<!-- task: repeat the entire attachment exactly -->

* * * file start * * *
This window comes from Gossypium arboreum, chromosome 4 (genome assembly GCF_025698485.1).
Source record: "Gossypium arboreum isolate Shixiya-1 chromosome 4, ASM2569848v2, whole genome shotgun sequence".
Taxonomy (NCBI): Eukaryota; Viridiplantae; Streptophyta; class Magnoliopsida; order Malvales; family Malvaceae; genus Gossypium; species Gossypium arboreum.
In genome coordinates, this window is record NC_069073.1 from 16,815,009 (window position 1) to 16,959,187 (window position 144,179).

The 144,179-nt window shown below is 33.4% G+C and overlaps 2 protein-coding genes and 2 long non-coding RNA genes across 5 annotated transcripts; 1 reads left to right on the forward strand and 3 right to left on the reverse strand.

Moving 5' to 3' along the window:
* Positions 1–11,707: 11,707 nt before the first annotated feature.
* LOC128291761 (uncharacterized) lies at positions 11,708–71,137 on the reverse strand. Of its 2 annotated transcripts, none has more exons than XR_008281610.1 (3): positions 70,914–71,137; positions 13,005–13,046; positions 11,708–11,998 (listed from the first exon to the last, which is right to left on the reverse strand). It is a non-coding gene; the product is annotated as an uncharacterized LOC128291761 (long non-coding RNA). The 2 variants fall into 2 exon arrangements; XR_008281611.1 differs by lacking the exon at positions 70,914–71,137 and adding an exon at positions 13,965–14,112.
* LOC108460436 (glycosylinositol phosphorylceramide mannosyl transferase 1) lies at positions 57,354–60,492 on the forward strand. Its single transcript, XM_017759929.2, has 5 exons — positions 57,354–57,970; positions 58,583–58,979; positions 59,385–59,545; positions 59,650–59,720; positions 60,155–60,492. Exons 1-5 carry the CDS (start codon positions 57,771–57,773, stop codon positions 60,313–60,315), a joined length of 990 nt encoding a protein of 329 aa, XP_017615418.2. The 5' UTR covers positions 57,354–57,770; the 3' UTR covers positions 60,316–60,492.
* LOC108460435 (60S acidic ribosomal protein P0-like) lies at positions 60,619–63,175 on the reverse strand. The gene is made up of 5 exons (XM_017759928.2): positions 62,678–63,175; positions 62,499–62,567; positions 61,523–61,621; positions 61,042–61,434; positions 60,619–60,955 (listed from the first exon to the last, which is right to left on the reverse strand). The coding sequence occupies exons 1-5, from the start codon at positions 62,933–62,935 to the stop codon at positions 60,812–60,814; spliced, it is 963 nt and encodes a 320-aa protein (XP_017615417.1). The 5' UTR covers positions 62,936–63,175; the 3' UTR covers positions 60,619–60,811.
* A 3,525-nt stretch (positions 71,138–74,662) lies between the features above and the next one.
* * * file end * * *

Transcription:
This window comes from Gossypium arboreum, chromosome 4 (genome assembly GCF_025698485.1).
Source record: "Gossypium arboreum isolate Shixiya-1 chromosome 4, ASM2569848v2, whole genome shotgun sequence".
Taxonomy (NCBI): Eukaryota; Viridiplantae; Streptophyta; class Magnoliopsida; order Malvales; family Malvaceae; genus Gossypium; species Gossypium arboreum.
In genome coordinates, this window is record NC_069073.1 from 16,815,009 (window position 1) to 16,959,187 (window position 144,179).

The 144,179-nt window shown below is 33.4% G+C and overlaps 2 protein-coding genes and 2 long non-coding RNA genes across 5 annotated transcripts; 1 reads left to right on the forward strand and 3 right to left on the reverse strand.

Moving 5' to 3' along the window:
* Positions 1–11,707: 11,707 nt before the first annotated feature.
* LOC128291761 (uncharacterized) lies at positions 11,708–71,137 on the reverse strand. Of its 2 annotated transcripts, none has more exons than XR_008281610.1 (3): positions 70,914–71,137; positions 13,005–13,046; positions 11,708–11,998 (listed from the first exon to the last, which is right to left on the reverse strand). It is a non-coding gene; the product is annotated as an uncharacterized LOC128291761 (long non-coding RNA). The 2 variants fall into 2 exon arrangements; XR_008281611.1 differs by lacking the exon at positions 70,914–71,137 and adding an exon at positions 13,965–14,112.
* LOC108460436 (glycosylinositol phosphorylceramide mannosyl transferase 1) lies at positions 57,354–60,492 on the forward strand. Its single transcript, XM_017759929.2, has 5 exons — positions 57,354–57,970; positions 58,583–58,979; positions 59,385–59,545; positions 59,650–59,720; positions 60,155–60,492. Exons 1-5 carry the CDS (start codon positions 57,771–57,773, stop codon positions 60,313–60,315), a joined length of 990 nt encoding a protein of 329 aa, XP_017615418.2. The 5' UTR covers positions 57,354–57,770; the 3' UTR covers positions 60,316–60,492.
* LOC108460435 (60S acidic ribosomal protein P0-like) lies at positions 60,619–63,175 on the reverse strand. The gene is made up of 5 exons (XM_017759928.2): positions 62,678–63,175; positions 62,499–62,567; positions 61,523–61,621; positions 61,042–61,434; positions 60,619–60,955 (listed from the first exon to the last, which is right to left on the reverse strand). The coding sequence occupies exons 1-5, from the start codon at positions 62,933–62,935 to the stop codon at positions 60,812–60,814; spliced, it is 963 nt and encodes a 320-aa protein (XP_017615417.1). The 5' UTR covers positions 62,936–63,175; the 3' UTR covers positions 60,619–60,811.
* A 3,525-nt stretch (positions 71,138–74,662) lies between the features above and the next one.